Compromise

Bart Stupak had a bunch of imaginary objections to health care reform.
Barack Obama just promised to keep them imaginary.

The good guys win.

Author: Mark Kleiman

Professor of Public Policy at the NYU Marron Institute for Urban Management and editor of the Journal of Drug Policy Analysis. Teaches about the methods of policy analysis about drug abuse control and crime control policy, working out the implications of two principles: that swift and certain sanctions don't have to be severe to be effective, and that well-designed threats usually don't have to be carried out. Books: Drugs and Drug Policy: What Everyone Needs to Know (with Jonathan Caulkins and Angela Hawken) When Brute Force Fails: How to Have Less Crime and Less Punishment (Princeton, 2009; named one of the "books of the year" by The Economist Against Excess: Drug Policy for Results (Basic, 1993) Marijuana: Costs of Abuse, Costs of Control (Greenwood, 1989) UCLA Homepage Curriculum Vitae Contact: Markarkleiman-at-gmail.com

7 thoughts on “Compromise”

  1. Burt Stupak had the conviction of character to fight for the assurance of protection of unborn children.

    Barack Obama has no character but needed to sell his soul for any votes to pass something.

    The unborn children win!

    I guess we can all find winners here. I look forward to the winners during the election cycle this Fall.

  2. Bart Stupak had the conviction of character to fight, until he was given personalized plausible deniablity to wave in front of the voters this fall. But everybody, including Stupak, knows how little that promise he received is really worth. The President can't reverse statutes by executive order. If the bill permits abortion funding, the executive order will fall the first time it's challenged in court.

    I don't think the voters who care about abortion will be fooled.

  3. Good point Brett. I guess in the end Stupak was just another sell-out. I agree too that the voters will not be fooled.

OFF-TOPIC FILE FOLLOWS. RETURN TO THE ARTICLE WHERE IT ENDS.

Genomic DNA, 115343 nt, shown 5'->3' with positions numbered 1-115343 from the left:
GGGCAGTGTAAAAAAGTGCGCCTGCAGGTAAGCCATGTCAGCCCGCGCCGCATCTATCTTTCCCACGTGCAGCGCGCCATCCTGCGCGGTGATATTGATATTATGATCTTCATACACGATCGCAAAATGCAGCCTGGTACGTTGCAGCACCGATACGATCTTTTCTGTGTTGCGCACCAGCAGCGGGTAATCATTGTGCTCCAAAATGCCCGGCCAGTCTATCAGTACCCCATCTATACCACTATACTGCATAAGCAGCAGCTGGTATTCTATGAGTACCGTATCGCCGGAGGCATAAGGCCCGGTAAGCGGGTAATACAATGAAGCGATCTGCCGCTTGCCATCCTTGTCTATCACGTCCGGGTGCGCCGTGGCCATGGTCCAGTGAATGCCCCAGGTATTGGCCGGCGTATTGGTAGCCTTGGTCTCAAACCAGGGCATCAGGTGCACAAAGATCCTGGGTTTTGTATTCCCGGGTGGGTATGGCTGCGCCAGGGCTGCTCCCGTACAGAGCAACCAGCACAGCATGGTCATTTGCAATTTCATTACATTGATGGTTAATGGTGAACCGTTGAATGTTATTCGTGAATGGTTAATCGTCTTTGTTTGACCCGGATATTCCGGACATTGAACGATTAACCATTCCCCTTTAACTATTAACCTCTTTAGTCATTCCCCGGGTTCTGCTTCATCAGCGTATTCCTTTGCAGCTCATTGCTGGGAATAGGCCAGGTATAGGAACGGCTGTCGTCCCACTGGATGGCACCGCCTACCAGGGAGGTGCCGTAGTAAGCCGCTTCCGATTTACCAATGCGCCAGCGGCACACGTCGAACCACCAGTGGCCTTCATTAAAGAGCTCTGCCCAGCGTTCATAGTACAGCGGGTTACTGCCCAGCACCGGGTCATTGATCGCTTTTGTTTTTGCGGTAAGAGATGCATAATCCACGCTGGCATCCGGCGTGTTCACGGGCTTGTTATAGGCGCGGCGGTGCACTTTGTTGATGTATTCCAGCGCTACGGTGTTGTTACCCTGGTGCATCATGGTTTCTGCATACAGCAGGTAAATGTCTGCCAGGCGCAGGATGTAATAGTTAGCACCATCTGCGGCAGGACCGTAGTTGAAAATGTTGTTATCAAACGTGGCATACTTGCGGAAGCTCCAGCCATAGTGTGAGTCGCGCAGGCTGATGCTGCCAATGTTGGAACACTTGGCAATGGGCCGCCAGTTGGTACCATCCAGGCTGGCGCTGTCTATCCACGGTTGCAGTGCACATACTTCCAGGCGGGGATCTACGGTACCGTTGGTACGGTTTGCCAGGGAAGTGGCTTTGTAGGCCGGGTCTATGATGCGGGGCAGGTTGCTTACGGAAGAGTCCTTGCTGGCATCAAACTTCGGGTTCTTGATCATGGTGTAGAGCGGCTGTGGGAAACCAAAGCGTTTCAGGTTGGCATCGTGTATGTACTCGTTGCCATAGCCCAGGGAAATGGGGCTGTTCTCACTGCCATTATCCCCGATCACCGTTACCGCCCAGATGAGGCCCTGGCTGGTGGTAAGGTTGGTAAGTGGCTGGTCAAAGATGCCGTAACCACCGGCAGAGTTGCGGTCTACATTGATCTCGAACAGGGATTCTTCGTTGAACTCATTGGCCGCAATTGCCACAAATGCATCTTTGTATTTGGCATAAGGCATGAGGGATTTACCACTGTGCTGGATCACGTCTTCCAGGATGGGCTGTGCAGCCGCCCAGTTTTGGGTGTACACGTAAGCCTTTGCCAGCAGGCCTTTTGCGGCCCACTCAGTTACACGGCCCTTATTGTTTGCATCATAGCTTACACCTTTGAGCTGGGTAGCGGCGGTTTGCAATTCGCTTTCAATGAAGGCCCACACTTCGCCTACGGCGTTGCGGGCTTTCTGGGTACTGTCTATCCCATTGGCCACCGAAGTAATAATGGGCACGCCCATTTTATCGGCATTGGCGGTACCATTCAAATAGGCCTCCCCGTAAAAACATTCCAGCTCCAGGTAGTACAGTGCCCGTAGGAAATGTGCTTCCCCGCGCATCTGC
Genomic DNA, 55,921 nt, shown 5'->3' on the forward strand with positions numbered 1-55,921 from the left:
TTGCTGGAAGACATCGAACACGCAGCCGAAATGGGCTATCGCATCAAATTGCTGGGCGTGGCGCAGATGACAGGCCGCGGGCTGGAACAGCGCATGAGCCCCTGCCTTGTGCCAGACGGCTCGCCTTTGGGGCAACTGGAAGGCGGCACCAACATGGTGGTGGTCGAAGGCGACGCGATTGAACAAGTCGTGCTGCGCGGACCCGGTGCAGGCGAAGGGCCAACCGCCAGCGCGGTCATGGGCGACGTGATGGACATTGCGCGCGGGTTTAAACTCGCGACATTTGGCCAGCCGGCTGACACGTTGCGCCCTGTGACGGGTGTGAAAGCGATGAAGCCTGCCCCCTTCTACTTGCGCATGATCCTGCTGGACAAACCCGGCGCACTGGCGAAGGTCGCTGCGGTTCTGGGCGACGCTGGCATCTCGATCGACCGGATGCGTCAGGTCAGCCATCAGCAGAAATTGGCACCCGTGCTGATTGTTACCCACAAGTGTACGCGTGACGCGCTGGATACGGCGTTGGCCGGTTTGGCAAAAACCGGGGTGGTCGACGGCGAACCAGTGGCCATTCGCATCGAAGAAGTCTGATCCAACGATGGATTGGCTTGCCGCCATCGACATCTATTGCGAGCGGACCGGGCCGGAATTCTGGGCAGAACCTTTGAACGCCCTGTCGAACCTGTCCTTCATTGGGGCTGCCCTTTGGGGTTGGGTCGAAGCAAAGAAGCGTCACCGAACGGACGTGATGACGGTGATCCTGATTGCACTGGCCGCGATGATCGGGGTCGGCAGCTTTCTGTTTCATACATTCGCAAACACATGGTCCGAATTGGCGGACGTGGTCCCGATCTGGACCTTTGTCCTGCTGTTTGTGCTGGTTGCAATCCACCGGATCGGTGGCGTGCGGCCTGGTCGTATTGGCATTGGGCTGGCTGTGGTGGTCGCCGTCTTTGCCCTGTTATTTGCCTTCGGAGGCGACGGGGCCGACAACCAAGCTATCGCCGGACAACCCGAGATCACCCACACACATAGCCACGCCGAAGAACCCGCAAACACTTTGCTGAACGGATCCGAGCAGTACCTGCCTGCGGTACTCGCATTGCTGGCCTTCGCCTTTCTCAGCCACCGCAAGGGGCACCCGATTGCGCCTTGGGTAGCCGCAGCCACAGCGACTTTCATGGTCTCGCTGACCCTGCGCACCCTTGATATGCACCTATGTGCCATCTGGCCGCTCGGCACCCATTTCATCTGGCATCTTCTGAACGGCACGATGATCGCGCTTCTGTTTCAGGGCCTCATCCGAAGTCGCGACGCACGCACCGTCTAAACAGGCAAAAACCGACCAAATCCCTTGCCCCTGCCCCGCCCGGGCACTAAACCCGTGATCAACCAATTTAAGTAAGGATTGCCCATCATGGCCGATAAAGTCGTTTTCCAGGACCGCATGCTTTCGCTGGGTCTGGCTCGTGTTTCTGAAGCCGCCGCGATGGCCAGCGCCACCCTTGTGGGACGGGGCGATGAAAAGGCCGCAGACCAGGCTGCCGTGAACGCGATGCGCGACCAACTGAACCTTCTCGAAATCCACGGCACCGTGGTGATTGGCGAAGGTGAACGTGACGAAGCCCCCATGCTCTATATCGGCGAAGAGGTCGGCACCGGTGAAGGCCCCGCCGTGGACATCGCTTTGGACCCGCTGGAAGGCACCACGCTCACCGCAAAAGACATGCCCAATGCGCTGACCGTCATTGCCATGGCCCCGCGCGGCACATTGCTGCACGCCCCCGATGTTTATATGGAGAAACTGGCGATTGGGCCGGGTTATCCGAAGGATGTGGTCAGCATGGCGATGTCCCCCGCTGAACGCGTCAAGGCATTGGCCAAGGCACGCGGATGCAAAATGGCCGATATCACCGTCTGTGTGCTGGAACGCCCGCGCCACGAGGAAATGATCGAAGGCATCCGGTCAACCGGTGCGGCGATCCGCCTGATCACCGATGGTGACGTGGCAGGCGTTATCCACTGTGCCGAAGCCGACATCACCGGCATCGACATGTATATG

4. Stupak reportedly wanted "stronger language" against abortion in the reform law, which said that federal funds may not be used to pay for any abortions. The law therefore has been amended to read that federal funds may not be used to pay for any m***er f***ing abortions. Stupak can relax now.

    There is a story about a man on a train carrying a box with a hole on the top. A fellow passenger asked what he was carrying in the box.

    "A mongoose. My brother suffers from alcoholism and when he is in withdrawal, he sees terrible snakes all around him. The mongoose is to eat the snakes."

    "But those are imaginary snakes!"

    "That is OK. This is an imaginary mongoose."

  5. The final bill's language and the original House language aren't the same, as everyone knows, and they're not the same because the Senate Democrats rejected the pro-life position inserted by Stupak. They rejected it because its restrictions weren't imaginary. Stupak abandoned his position when pressured, as we all knew he would, because there's no such thing as a pro life Democrat.

  6. "The final bill’s language and the original House language aren’t the same, as everyone knows, and they’re not the same because the Senate Democrats rejected the pro-life position inserted by Stupak."

    Huh? The final bill and the original House language aren't 'the same', because there was no original House language. The Senate originated this bill, and stuck onto it a House number so they could pretend they'd satisfied the constitutional requirement that revenue bills originate in the House. But there was no original House language, because the bill originated in the Senate. This is the first time the House has voted on it, and so there was never any pro-life language inserted into it by Stupak.

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